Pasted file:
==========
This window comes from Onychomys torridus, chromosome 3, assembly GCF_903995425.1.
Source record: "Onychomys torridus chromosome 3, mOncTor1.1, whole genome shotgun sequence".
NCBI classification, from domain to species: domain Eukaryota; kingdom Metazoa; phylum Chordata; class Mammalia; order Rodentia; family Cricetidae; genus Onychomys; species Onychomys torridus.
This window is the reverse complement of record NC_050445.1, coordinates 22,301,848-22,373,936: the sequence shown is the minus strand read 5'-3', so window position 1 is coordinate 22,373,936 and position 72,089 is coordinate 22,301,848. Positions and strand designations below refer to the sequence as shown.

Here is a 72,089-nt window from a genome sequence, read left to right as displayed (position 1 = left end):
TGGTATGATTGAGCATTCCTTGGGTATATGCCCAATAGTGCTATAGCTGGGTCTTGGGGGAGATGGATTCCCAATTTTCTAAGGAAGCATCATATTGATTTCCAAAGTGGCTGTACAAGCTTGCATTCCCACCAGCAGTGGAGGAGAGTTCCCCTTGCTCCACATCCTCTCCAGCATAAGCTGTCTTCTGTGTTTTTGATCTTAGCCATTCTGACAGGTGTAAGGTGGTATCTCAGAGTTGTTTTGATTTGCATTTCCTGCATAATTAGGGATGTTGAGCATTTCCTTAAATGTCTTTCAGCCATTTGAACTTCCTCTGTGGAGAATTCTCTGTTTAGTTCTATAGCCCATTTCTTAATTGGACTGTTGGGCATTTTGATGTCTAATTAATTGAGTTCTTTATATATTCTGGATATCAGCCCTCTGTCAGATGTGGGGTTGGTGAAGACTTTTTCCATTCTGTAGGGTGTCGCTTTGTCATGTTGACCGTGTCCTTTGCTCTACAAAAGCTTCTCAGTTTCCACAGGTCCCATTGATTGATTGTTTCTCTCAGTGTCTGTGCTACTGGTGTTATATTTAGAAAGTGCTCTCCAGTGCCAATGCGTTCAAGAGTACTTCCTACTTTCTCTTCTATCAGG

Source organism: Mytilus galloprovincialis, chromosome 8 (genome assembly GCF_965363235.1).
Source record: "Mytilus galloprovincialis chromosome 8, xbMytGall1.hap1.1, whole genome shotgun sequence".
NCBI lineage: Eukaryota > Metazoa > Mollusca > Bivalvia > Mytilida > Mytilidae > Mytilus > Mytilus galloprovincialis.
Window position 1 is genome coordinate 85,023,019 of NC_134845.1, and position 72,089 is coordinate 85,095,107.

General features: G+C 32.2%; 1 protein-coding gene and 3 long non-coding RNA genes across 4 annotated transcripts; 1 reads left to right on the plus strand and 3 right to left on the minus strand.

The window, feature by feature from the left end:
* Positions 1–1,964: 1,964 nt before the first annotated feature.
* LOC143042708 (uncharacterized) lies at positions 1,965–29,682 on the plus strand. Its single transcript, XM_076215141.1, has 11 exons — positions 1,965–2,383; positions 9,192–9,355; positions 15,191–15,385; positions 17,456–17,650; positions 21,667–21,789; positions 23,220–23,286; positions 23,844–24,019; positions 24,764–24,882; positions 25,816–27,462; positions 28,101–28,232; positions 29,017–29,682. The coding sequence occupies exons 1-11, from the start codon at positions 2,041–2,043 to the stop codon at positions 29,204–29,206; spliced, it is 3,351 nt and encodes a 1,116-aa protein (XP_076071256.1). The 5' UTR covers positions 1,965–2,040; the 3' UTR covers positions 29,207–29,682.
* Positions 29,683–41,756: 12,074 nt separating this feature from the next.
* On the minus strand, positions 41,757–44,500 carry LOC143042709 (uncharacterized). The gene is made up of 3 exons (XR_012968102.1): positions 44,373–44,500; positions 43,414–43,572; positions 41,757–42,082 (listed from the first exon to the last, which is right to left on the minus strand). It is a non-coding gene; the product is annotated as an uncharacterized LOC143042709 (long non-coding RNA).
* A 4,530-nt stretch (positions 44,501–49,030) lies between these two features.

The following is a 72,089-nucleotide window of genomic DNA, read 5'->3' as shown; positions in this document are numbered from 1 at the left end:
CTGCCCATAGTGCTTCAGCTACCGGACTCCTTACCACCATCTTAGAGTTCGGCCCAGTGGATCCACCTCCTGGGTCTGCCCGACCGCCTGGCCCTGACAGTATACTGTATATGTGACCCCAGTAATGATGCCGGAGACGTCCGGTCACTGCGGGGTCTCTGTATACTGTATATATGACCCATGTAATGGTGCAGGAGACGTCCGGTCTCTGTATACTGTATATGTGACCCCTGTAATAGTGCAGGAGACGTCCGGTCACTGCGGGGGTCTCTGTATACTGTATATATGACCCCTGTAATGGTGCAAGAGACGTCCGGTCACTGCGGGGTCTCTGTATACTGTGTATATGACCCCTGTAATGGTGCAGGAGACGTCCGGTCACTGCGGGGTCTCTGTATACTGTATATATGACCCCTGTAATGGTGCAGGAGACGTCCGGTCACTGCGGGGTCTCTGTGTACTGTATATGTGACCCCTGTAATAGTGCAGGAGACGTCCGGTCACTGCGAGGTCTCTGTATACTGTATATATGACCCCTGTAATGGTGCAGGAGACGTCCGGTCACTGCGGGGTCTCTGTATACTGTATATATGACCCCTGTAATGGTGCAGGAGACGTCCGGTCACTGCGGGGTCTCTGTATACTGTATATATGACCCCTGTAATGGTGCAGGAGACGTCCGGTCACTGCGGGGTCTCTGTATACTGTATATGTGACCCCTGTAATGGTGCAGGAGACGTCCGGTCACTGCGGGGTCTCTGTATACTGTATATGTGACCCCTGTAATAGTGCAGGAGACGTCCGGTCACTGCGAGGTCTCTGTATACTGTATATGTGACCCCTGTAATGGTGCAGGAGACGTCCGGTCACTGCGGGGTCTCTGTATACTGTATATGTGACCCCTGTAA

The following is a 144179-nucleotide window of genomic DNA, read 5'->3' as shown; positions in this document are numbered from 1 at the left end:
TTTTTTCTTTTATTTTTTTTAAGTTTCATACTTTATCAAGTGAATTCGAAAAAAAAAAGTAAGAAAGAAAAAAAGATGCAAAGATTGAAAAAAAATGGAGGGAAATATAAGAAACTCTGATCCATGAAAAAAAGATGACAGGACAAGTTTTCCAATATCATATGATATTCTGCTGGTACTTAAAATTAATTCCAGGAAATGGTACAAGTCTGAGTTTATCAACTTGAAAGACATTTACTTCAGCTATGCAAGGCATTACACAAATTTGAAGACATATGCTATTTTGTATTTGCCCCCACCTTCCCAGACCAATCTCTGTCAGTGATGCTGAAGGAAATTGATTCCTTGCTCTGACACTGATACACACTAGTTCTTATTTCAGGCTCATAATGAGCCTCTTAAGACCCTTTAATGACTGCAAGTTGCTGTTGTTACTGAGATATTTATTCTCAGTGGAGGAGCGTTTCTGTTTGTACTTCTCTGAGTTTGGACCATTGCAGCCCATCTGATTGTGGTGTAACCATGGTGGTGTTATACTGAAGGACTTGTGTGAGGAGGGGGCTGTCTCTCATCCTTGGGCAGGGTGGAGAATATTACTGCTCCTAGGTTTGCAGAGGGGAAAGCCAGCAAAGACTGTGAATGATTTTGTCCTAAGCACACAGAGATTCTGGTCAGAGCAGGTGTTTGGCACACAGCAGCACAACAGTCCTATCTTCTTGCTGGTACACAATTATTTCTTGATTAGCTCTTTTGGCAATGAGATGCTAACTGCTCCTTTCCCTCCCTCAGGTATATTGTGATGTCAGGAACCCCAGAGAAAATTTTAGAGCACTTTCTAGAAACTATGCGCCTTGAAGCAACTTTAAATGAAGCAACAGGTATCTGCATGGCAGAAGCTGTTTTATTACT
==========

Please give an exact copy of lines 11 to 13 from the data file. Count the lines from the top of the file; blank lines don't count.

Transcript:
General features: G+C 32.2%; 1 protein-coding gene and 3 long non-coding RNA genes across 4 annotated transcripts; 1 reads left to right on the plus strand and 3 right to left on the minus strand.

The window, feature by feature from the left end:
* Positions 1–1,964: 1,964 nt before the first annotated feature.